Thomas is currently the policy director at the Campaign for Youth Justice in Washington, D.C. Her role is to advocate for youth who are tried as adults. She works with state advocates to change laws that push youth into the adult criminal justice system. 

“In some states, it’s about giving youth an opportunity to have a hearing in front of a judge to determine what is appropriate instead of youth ages 16 or 17 being automatically treated as adults, and in other states it’s about keeping youth, some as young as 13 and 14 from being incarcerated in adult facilities,” Thomas said.  

While at William & Mary, Thomas earned an interdisciplinary degree in social justice and community advocacy. 

“My degree at William & Mary focused on the intersection of race, education, gender and poverty and how those things impact people,” Thomas said. “I was very happy to be able to create a degree around my interests. That helped me leverage that knowledge when I went to law school.”

Thomas also said her involvement with the university’s Sharpe Community Scholars Program shaped her career path and influenced her focus on child advocacy work.  

“I decided to do a self-designed major in social justice and community advocacy as a result of the Sharpe Program,” Thomas said. "As a result of my major and a real commitment to service-learning, the College created a “Community Studies” minor program."

Thomas doesn’t know what the future holds for her professionally, but is committed to being a lifelong learner.

“I honestly thought my last job was my ultimate career goal, and it was incredibly fulfilling work,” Thomas said. “But I realize now that I have to leave myself open to learn about new opportunities and to continue to push myself to grow professionally and do as much good as I can.”

Visiting the Youth Services Center: A reminder of why youth should never be incarcerated in an adult facility

Monday, 01 August 2016 Posted in 2016, CFYJ Updates

By Anne-Lise Vray and Francesca Sands

Last week, the CFYJ interns, new CFYJ Policy Director Jeree Thomas, and other summer interns from the juvenile justice field went to visit the Youth Services Center, an 88-bed secure residential facility for detained male and female youth. Our group was welcomed by a well-trained staff that shared with us their experiences working at the facility, and reminded us once again why it is so important for incarcerated youth to serve their time in juvenile facilities rather than adult prisons. The staff told us about the facility’s broad range of programs, activities, and treatments available for the kids, but most importantly, they told us about the kids themselves. They gave us a glimpse of the personal relationship they work every day to build with each child, and explained to us how they learn to respond to each specific, individual need. Some kids are so young that they are still afraid of the dark, and need to sleep with the light on. Some have never left their parents or community/neighborhood before, and are completely lost and scared when they first come in. “They are like our own children,” one of the staff members told us. When our group explained to another staff member that our work mainly consists in advocating  against trying, prosecuting and incarcerating youth under 18 in the adult justice system, she thanked us and encouraged us to continue, because “it is so important for the kids,” she said.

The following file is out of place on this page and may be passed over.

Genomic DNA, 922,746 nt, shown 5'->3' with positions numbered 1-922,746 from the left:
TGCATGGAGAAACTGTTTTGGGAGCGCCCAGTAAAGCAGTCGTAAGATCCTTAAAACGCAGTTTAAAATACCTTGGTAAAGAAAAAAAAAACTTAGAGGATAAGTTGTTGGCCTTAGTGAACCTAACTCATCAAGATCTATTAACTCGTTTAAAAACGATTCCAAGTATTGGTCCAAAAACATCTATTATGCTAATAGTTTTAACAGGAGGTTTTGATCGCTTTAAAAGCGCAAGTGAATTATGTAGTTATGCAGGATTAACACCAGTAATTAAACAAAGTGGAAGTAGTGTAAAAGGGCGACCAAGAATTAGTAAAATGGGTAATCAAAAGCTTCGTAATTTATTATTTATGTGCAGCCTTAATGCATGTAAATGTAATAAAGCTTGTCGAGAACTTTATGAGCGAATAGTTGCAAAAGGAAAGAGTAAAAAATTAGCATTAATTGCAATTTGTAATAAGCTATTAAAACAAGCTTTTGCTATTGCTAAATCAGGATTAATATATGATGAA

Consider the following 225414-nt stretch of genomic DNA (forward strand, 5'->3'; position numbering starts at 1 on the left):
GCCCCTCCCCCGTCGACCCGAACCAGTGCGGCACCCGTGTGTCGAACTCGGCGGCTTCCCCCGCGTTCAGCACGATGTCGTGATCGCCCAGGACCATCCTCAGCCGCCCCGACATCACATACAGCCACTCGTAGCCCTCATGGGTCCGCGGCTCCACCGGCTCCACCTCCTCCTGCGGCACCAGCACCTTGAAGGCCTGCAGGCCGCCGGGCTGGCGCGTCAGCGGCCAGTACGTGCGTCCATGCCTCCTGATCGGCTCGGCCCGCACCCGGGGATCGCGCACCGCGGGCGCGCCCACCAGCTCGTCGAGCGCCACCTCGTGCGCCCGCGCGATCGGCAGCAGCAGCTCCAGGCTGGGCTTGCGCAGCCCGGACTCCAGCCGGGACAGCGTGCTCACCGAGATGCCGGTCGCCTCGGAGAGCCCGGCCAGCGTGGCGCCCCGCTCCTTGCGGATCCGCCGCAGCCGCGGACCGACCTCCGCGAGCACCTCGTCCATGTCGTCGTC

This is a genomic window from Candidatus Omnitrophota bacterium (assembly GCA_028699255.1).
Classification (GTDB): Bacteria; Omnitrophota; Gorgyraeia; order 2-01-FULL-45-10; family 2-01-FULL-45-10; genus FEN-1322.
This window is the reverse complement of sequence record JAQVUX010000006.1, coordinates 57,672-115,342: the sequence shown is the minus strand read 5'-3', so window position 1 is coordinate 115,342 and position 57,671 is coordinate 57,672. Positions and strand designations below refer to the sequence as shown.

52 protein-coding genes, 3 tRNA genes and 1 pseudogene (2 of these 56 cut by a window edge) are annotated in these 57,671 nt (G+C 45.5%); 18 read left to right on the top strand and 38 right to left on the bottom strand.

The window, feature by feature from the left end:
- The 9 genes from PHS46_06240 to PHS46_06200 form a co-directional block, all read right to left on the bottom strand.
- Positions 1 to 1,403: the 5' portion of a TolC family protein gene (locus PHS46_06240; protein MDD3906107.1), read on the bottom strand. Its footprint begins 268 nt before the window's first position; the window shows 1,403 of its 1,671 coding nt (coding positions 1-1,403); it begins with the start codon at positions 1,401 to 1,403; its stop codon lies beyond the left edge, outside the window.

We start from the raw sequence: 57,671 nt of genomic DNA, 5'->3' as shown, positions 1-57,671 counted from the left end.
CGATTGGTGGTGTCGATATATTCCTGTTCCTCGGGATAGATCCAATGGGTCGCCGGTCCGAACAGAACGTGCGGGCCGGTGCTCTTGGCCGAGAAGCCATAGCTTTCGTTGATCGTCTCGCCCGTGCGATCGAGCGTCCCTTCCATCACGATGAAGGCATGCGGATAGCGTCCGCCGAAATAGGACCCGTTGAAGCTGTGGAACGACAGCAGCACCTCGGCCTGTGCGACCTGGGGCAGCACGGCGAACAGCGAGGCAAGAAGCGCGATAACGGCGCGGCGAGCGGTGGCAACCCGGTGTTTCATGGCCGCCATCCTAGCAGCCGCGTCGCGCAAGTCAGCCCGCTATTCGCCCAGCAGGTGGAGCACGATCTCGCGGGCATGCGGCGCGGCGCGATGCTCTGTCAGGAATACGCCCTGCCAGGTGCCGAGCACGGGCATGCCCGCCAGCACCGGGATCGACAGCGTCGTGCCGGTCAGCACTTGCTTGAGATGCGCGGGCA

The facility focuses its efforts on rehabilitation, and not only do staff provide schooling for children in their absence at their regular schools, but they also teach the kids how to positively contribute to society and fulfill their duties as community members. This is achieved by designing age-appropriate programming that includes activities as serious as short-term goal setting and journaling to as fun as having spa days with the teenage girls. Children respond positively to such attention and care, and will internalize the lessons implicit in such practices. A child, whose experience in society is so limited, will certainly not receive such individualized attention and age-appropriate treatment in an adult facility. Adult facilities don’t allocate any time, money, or thought to child- or adolescent-specific needs. In such facilities, the fragile stage unique to young people is disregarded, leaving kids floundering in a world for which they are neither developmentally prepared nor mentally equipped to handle. As a humanitarian, civil rights, and public safety concern, it is crucial to treat all prisoners as human beings. But it is equally as dire to treat incarcerated kids appropriately as kids.